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Security

2006: Year of the mobile malware

Mobile security threats are expected to rise threefold in 2006 as mobile devices become more prevalent, according to McAfee Avert Labs.

Mobile security threats are expected to triple in 2006 as smart phones and other mobile devices become more prevalent, according to a study released Monday by McAfee Avert Labs.

The number of malicious software programs created for mobile devices is expected to reach 726 by the end of 2006, up from an estimated 226 at the end of 2005, according to McAfee.

Mobile malware is not the only area expected to rise in the new year, said Craig Schmugar, virus research manager for McAfee Avert Labs. Targeted phishing attacks and potentially unwanted programs (PUPs), such as adware and spyware, are also anticipated to increase. But growth in malicious programs for mobile phones is expected to accelerate the fastest.

"They're gaining increased interest from the virus (writing) community," Schmugar said. "And as these devices become more pervasive, they become a bigger target."

Compounding the problem is consumers' lack of interest in applying security software to their mobile devices, Schmugar added. Many consumers view the threat of a mobile attack as less likely to affect them than an infiltration on their PCs, he noted.

But the "I Love You' virus that infected tens of millions of PCs in just a few hours in 2000 would have spread wider and faster in smart phones, McAfee warned. A virus that targets several mobile operating systems could infect up to 200 million connected smart phones simultaneously, given that these devices often do not have security software installed, the company said.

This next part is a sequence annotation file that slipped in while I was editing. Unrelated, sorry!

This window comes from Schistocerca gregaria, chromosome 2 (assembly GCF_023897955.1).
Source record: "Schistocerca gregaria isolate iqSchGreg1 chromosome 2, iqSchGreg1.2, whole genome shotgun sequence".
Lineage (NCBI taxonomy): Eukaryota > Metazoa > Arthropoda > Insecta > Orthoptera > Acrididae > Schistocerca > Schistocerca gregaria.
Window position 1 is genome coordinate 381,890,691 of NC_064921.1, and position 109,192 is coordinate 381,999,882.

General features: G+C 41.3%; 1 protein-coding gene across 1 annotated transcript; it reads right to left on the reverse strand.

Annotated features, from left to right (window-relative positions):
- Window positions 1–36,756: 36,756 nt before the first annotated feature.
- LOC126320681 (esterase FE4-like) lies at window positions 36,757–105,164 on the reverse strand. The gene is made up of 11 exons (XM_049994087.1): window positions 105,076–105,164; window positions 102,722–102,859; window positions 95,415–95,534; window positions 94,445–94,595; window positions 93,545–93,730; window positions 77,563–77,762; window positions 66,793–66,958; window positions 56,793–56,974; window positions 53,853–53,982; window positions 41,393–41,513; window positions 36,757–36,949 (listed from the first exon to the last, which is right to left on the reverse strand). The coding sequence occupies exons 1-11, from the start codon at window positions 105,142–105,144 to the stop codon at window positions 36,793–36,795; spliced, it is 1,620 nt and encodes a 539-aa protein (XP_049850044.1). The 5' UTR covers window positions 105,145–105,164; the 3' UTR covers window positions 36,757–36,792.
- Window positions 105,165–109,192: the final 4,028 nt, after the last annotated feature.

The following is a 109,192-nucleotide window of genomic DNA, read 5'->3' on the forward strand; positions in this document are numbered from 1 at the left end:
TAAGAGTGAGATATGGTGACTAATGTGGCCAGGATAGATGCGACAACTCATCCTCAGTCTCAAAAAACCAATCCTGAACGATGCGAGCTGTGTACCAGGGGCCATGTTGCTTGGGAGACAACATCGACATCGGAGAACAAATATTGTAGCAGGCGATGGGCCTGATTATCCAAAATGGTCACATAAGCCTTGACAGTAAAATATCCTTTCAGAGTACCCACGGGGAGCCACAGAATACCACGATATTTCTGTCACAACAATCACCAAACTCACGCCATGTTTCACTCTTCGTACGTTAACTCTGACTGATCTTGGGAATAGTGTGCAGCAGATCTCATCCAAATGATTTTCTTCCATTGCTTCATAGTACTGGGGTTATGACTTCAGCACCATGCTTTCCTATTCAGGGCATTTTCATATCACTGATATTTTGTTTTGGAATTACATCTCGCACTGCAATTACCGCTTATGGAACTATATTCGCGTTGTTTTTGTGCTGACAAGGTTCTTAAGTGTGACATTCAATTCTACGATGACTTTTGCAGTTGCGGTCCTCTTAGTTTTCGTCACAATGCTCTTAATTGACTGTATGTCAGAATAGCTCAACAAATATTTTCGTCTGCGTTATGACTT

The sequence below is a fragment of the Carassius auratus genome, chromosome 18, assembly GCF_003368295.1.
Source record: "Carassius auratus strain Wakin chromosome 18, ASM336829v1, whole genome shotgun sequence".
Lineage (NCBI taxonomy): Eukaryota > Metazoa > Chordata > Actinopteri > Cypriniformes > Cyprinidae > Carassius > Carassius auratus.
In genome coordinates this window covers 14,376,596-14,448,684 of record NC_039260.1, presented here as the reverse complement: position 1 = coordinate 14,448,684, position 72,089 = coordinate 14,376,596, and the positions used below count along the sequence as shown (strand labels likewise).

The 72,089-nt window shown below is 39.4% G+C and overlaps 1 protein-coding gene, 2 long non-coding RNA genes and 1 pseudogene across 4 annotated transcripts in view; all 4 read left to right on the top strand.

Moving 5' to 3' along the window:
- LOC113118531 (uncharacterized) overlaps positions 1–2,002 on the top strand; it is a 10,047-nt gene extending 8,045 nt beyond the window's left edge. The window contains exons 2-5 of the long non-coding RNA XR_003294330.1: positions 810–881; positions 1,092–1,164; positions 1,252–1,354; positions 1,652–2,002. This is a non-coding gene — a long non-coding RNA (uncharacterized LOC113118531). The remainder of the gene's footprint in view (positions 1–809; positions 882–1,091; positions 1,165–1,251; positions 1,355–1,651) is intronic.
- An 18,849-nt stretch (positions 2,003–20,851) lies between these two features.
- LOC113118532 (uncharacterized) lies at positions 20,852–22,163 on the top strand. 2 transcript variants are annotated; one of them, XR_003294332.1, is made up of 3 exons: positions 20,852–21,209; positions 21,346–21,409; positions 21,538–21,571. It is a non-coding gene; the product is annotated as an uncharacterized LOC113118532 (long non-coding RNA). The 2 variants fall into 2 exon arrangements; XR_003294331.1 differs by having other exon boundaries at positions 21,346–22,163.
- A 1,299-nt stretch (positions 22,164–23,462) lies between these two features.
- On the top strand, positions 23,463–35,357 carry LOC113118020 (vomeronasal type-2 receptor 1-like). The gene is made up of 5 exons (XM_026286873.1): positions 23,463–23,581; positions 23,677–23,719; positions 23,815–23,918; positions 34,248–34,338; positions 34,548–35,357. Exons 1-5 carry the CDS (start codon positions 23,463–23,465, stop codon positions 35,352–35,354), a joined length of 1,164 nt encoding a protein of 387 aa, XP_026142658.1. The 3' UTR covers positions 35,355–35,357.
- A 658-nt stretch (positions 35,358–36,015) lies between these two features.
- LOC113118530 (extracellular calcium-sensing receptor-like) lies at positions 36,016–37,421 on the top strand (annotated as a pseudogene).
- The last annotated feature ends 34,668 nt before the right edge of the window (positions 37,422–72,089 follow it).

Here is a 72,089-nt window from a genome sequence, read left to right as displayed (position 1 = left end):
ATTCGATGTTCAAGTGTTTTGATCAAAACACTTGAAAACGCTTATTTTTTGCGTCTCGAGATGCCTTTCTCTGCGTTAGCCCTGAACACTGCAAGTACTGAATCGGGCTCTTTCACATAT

Commercial PUPs are expected to increase next year by 45 to 50 percent. In 2005, PUPs increased by 40 percent compared to 2004, Schmugar said, noting that the category is maturing.

Changes in federal and state legislation, along with , may contribute to the tempered growth, as well, according to McAfee.

Targeted phishing attacks, meanwhile, became a trend this year and are expected to gain more traction next year as virus writers seek to stay under the radar of security software vendors, Schmugar said. Smaller, more targeted attacks help keep phishing scams alive and enable malicious code writers to pull in profits over an extended period of time.